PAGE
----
And a woman fearing her man is the uncomfortable truth.
Our fear of fear
Regardless, of what words we use to describe a woman’s state of submission, the important question is this:
What is the underlying mechanism that triggers “respect” or “reverence?”
Respect is an end state. We don’t automatically respect someone simply because they exist.
We respect those whom we fear.
We respect our bosses because we fear their disapproval (and subsequent loss of income.)
We show respect to police officers because we fear their power to punish us.
And we respect men who are stronger than us (at least to their face), because we fear offending them and getting an ass whipping.
Fear is a difficult subject to openly discuss today. We live in a post-Marxist culture that categorizes the world into “oppressors” and “oppressed.”
This is a relatively novel way of looking at the world. In ancient Rome, strength was virtue and weakness was “sin.” The Bible corrected the faults of this worldview, but it never eliminated the necessity of fear and respect in human relationships.
My grandfather was a great admiror of the Romans. He had a saying he told my dad, who passed it along to me:
“The day you can kick my ass is the day you can stop listening to me.”
While not entirely consistent with the Biblical ethos, it does highlight an important point:
When I become physically stronger than my father, I will no longer fear his disapproval of how I live my life. When I can “kick his ass”, I will be a completely free man.
Judging by the current trend, I expect to arrive at that point within 5-10 years.
Obviously, this doesn’t mean I’m going to physically assault my dad. What it means is there is an underlying mechanism of power.
When one person perceives another person as harmless, there is no need for fear. And without fear, we have no regard for the other’s judgments on us.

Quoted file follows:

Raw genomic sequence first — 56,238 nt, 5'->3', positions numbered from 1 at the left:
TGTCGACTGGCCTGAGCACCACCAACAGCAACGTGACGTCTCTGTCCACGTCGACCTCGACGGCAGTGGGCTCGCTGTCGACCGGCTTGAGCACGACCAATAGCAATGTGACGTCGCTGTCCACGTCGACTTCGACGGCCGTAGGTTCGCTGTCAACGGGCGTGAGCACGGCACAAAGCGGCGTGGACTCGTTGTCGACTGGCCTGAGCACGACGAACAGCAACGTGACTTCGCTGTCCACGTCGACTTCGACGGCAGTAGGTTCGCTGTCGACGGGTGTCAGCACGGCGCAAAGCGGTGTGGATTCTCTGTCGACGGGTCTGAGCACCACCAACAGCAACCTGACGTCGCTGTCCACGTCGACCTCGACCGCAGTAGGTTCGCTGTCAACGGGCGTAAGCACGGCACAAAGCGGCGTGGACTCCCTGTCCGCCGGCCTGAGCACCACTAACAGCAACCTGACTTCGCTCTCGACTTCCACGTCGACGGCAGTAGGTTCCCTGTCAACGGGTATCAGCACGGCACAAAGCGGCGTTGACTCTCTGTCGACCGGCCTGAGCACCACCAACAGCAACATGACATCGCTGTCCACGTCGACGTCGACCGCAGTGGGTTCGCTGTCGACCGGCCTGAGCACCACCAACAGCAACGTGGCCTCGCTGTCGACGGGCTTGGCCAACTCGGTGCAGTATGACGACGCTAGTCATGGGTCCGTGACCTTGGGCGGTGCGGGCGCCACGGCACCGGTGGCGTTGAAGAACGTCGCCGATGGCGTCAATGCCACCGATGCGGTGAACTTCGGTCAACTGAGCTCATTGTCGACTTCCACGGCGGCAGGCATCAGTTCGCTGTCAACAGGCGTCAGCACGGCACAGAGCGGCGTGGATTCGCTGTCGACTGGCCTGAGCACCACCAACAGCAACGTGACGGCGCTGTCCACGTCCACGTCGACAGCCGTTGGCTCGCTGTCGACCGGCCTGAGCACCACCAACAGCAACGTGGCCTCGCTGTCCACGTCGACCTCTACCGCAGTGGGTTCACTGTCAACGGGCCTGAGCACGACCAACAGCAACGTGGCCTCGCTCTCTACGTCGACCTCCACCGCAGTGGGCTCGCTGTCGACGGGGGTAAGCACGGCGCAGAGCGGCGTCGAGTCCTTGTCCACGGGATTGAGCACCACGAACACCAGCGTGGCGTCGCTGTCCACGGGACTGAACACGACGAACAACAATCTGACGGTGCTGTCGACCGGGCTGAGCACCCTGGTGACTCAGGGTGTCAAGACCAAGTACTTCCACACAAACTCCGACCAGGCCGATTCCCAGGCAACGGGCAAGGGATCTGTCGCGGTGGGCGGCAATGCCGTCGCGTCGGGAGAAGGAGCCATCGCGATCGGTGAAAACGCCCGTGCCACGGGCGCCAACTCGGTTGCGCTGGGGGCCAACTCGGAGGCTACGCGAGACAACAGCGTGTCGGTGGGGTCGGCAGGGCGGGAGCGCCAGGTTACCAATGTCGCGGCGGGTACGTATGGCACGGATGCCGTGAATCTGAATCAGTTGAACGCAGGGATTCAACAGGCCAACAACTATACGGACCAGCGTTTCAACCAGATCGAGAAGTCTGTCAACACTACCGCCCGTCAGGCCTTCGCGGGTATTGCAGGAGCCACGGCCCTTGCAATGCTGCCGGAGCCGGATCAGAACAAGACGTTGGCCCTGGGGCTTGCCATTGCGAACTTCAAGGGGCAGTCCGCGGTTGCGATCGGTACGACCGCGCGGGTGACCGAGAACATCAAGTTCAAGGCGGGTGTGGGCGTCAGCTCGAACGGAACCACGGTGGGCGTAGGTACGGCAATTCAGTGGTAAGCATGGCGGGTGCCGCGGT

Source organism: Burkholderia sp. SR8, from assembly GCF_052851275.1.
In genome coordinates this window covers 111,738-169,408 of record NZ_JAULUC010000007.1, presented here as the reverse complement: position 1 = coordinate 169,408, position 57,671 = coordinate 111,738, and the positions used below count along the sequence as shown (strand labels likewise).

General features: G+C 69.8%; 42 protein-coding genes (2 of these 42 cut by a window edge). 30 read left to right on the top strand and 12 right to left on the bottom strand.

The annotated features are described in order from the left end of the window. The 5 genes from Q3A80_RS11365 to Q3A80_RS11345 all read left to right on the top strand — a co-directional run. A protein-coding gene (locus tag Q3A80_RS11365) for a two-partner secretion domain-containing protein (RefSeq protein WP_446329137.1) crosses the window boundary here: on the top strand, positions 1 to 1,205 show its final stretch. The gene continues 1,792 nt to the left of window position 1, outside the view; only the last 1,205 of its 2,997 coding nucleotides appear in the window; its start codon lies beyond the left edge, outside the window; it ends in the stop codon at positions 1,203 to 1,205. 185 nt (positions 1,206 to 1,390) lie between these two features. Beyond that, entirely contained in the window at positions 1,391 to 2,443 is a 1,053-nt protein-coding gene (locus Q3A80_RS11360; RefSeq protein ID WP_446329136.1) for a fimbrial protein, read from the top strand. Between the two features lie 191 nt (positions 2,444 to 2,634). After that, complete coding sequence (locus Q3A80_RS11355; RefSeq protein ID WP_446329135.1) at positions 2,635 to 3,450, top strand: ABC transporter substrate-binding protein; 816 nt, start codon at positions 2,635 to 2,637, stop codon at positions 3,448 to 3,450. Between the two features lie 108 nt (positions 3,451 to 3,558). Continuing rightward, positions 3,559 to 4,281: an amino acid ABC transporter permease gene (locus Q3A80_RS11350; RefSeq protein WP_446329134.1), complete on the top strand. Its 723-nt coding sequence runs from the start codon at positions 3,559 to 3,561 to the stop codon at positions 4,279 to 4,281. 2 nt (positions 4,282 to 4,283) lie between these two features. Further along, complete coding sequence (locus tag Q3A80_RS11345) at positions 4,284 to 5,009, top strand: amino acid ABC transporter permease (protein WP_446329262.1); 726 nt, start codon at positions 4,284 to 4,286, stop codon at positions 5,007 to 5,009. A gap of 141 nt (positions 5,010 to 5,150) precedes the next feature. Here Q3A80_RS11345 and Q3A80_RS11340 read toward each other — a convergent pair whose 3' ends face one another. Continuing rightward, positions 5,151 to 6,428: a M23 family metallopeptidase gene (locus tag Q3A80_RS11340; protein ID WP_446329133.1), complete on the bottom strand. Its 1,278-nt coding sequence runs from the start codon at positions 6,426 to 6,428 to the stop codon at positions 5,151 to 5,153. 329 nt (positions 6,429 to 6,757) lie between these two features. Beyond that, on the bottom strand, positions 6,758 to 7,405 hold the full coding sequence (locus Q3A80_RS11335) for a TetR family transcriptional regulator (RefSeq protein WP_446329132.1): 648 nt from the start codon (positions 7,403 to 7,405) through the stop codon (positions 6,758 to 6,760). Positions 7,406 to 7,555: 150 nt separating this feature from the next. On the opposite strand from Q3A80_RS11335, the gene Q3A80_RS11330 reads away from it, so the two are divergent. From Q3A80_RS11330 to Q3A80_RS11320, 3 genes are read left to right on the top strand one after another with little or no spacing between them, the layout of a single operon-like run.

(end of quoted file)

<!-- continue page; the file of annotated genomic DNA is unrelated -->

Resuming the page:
So it is when a woman perceives her man as harmless. She no longer fears his disapproval and thus has no cause to revere him.
Both the church and the state seem to be doing everything in their power to render men harmless to women.
But this is a form of depraved thinking. It goes against nature. Men are supposed to be stronger than women. Stronger means the capacity to physically overpower the woman, the capacity to humiliate her mentally with superior intelligence, and the ability to ignore her emotional manipulations.
Note that it is the capacity to overpower and humiliate the woman. Most women do not need a daily demonstration to get the point. The virtue of gentleness leads a man to hold back his strength, never exerting his maximum ability… only the amount the situation calls for.
A long-term relationship should mature beyond the point of fear. But fear is the starting point for any relationship involving authority and submission.
God always began his relationship with a people by demonstrating his power, not by showing his kindness. The power gives context to the kindness.
The strategy of reminding wives to “respect” their husbands regardless if they’re “worthy of it” is clearly not working. We need to build men that inspire fear.
Perhaps we can take a hint from the popular fairy tale: